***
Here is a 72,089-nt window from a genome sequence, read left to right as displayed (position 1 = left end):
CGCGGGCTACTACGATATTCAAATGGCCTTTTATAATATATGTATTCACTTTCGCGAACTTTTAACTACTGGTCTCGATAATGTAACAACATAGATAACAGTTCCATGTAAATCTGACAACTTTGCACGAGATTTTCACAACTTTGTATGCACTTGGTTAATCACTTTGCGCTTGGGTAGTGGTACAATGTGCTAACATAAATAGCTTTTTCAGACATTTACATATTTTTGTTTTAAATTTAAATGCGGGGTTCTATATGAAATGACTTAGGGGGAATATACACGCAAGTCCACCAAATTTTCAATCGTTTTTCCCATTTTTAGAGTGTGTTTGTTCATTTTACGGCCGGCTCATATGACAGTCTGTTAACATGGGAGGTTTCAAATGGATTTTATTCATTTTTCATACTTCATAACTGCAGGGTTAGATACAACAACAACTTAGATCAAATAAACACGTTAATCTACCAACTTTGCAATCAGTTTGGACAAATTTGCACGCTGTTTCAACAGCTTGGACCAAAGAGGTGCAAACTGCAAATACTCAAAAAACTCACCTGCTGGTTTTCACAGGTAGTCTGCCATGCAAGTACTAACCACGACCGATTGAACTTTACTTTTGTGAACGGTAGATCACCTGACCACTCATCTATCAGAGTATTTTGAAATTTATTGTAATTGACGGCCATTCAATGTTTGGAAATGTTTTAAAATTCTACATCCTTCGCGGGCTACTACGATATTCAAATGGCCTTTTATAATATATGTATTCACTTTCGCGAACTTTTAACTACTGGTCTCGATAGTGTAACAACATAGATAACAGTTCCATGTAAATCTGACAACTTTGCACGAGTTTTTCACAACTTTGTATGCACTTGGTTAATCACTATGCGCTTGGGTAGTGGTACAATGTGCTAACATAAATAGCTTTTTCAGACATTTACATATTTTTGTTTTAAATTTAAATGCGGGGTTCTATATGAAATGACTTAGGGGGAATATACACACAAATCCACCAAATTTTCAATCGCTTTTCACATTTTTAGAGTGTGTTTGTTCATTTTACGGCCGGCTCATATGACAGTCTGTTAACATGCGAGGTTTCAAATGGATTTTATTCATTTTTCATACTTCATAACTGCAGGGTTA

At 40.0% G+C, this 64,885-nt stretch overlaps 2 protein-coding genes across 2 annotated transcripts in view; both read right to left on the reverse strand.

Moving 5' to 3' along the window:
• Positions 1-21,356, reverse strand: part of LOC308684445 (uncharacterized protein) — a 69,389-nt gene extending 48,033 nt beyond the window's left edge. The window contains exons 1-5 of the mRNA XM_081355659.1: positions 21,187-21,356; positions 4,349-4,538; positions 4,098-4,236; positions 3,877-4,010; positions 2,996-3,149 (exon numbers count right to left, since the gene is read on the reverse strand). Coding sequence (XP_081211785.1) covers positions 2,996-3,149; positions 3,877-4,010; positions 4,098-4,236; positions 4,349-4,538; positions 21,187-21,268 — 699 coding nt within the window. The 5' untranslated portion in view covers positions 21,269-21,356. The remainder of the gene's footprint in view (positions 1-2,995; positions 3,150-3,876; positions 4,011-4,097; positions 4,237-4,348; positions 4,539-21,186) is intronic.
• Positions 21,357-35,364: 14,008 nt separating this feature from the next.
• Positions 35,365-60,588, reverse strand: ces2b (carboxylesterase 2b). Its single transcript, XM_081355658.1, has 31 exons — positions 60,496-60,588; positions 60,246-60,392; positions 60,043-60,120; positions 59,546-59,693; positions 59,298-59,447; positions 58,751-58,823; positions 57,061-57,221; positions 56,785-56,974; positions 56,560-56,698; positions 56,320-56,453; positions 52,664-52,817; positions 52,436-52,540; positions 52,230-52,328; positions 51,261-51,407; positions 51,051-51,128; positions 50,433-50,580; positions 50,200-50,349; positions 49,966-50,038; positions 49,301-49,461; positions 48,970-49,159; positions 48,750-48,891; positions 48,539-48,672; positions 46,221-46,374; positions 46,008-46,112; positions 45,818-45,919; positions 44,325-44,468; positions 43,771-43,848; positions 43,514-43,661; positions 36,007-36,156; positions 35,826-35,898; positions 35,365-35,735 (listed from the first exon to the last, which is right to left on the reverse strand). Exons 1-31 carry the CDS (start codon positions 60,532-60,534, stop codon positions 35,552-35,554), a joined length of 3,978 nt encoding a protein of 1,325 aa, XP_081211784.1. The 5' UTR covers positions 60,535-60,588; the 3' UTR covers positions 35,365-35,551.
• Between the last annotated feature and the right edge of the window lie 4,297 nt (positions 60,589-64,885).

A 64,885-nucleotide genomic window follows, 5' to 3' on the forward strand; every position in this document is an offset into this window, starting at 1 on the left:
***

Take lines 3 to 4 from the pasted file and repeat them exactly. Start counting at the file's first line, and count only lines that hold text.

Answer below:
At 40.0% G+C, this 64,885-nt stretch overlaps 2 protein-coding genes across 2 annotated transcripts in view; both read right to left on the reverse strand.

Moving 5' to 3' along the window: